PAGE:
For example, a donation of $1,000 is made to the Anytown Ballet Company, which is a registered charity. In gratitude, the charity gives the donor three tickets to a show that are valued at a total of $150. The donor is considered to have received an advantage of $150. Therefore, the eligible amount of the gift is $850 ($1,000 - $150).


Eligible donee

An eligible donee is a registered charity:

In some cases, a municipality may be an eligible donee. For example, in situations where an eligible charity cannot be found in order to keep the property in the charitable sector, the Minister may allow the property to be transferred to a municipality for the benefit of the community.


Employees are individuals who are hired under an employment contract to perform specific duties under the management of the charity. The earnings from employment contracts in Canada are considered employment income and are subject to Canada Pension Plan, Employment Insurance, and income tax deductions.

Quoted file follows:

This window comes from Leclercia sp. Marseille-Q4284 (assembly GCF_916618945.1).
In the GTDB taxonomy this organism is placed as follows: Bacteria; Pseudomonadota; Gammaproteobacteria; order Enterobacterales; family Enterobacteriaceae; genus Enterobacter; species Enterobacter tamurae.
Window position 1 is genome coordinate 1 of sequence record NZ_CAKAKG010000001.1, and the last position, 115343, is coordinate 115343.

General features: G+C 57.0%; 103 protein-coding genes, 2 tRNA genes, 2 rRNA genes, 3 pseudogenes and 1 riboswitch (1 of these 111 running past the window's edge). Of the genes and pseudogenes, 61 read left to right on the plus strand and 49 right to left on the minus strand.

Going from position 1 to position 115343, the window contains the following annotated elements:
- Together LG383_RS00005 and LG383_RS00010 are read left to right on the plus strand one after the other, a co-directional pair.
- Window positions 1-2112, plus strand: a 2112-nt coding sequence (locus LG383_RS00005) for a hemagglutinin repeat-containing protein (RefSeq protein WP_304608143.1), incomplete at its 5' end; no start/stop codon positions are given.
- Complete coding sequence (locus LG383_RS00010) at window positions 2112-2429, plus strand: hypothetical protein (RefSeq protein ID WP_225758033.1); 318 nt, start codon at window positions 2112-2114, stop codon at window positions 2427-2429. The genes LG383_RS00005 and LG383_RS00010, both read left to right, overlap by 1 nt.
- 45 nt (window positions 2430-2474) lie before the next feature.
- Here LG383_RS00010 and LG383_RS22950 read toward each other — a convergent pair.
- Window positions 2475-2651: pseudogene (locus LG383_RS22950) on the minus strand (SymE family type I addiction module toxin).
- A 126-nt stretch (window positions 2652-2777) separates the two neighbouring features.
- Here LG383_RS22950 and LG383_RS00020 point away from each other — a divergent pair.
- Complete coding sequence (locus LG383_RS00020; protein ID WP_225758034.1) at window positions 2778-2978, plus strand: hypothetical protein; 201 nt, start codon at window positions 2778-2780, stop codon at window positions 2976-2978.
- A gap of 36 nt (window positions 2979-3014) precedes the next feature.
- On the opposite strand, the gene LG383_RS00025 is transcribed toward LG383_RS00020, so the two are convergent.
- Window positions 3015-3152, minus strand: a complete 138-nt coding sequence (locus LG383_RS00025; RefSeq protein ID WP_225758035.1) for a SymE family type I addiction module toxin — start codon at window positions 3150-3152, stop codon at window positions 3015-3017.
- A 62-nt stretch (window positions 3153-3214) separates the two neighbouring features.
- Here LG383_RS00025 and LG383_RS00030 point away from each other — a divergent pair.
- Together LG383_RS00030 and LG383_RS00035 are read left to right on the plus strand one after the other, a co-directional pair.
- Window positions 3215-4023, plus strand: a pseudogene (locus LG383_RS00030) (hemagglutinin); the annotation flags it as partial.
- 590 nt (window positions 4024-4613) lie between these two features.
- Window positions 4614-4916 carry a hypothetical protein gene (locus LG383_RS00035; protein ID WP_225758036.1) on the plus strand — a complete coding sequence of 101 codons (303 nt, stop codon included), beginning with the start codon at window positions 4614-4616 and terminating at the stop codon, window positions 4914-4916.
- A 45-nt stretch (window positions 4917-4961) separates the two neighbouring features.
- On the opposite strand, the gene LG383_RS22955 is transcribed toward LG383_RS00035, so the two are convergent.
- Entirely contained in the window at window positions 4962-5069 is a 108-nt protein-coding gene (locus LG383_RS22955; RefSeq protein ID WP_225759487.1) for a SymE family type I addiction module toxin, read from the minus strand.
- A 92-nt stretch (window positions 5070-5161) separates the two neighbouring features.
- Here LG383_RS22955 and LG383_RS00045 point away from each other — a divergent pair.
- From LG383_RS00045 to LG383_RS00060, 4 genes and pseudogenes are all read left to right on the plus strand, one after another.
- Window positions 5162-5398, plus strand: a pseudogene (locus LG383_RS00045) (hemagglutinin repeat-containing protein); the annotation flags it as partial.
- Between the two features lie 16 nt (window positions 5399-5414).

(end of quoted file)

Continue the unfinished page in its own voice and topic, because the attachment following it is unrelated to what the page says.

Enduring property

(Applies only for fiscal years ending before March 4, 2010)

The definition "enduring property" applies for the purpose of the definition "disbursement quota" and is applicable to fiscal years that begin after March 22, 2004. The enduring property of a registered charity generally includes:

Gifts of enduring property are generally excluded from the charity's disbursement quota in the year they are received. However, the charity may subsequently have to consider these gifts when calculating the value of property for its 3.5% disbursement requirement.

When the charity spends or transfers some or all of the enduring property, the amount spent or transferred must be included when calculating the disbursement quota requirement.

Excepted gift

See Non-qualifying security.

Fair market value

Fair market value is usually the highest dollar value you can get for your property in an open and unrestricted market and between a willing buyer and a willing seller who are knowledgeable, informed, and acting independently of each other.